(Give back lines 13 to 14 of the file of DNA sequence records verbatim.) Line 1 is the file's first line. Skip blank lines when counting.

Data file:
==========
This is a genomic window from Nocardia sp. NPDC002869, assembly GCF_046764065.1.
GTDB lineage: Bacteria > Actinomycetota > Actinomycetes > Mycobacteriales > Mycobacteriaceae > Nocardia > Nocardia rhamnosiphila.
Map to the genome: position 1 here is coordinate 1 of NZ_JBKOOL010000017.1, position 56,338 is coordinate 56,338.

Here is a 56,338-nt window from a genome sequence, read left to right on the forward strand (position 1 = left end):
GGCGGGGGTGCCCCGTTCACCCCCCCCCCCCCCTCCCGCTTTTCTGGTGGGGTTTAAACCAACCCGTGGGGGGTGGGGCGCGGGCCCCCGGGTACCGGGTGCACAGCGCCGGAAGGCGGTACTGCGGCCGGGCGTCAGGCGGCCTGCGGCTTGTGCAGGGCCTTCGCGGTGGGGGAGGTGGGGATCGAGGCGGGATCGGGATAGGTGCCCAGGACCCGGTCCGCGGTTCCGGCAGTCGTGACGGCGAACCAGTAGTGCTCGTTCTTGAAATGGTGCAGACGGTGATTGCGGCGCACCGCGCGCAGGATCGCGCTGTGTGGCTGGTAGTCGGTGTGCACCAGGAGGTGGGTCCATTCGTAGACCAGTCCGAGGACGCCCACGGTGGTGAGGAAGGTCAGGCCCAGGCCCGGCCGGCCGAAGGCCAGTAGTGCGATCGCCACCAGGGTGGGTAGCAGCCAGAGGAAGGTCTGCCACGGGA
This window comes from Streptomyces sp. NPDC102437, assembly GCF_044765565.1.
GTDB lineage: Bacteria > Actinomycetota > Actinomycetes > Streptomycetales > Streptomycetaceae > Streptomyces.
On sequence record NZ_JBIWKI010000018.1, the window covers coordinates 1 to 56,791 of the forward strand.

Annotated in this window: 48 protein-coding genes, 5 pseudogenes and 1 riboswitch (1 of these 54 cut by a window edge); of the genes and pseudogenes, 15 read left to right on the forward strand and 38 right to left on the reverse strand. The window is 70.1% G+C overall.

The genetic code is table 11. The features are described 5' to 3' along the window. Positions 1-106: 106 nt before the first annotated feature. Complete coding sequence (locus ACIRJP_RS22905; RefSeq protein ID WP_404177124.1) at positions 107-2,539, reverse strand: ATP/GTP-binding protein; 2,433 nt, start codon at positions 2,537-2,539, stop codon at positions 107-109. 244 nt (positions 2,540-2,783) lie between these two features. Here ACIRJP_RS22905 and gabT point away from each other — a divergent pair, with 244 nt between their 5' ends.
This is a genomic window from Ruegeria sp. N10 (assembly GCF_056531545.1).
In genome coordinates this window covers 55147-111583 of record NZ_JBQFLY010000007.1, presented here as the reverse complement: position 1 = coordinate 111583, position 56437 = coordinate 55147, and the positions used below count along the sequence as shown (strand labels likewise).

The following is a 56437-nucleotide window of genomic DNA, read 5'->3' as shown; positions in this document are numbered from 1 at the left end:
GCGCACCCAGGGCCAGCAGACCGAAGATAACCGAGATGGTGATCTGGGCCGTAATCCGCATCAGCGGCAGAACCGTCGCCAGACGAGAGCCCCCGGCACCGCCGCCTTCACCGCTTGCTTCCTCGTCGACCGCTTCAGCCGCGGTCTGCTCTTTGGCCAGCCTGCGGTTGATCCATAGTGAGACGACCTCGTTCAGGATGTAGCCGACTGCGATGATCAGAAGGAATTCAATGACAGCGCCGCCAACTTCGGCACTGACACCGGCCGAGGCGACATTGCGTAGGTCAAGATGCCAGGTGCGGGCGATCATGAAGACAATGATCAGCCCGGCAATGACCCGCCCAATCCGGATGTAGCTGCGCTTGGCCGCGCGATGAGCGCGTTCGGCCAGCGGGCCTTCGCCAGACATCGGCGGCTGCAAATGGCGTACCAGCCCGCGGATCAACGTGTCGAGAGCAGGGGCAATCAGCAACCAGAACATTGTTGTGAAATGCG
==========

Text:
The following is a 56437-nucleotide window of genomic DNA, read 5'->3' as shown; positions in this document are numbered from 1 at the left end:
GCGCACCCAGGGCCAGCAGACCGAAGATAACCGAGATGGTGATCTGGGCCGTAATCCGCATCAGCGGCAGAACCGTCGCCAGACGAGAGCCCCCGGCACCGCCGCCTTCACCGCTTGCTTCCTCGTCGACCGCTTCAGCCGCGGTCTGCTCTTTGGCCAGCCTGCGGTTGATCCATAGTGAGACGACCTCGTTCAGGATGTAGCCGACTGCGATGATCAGAAGGAATTCAATGACAGCGCCGCCAACTTCGGCACTGACACCGGCCGAGGCGACATTGCGTAGGTCAAGATGCCAGGTGCGGGCGATCATGAAGACAATGATCAGCCCGGCAATGACCCGCCCAATCCGGATGTAGCTGCGCTTGGCCGCGCGATGAGCGCGTTCGGCCAGCGGGCCTTCGCCAGACATCGGCGGCTGCAAATGGCGTACCAGCCCGCGGATCAACGTGTCGAGAGCAGGGGCAATCAGCAACCAGAACATTGTTGTGAAATGCG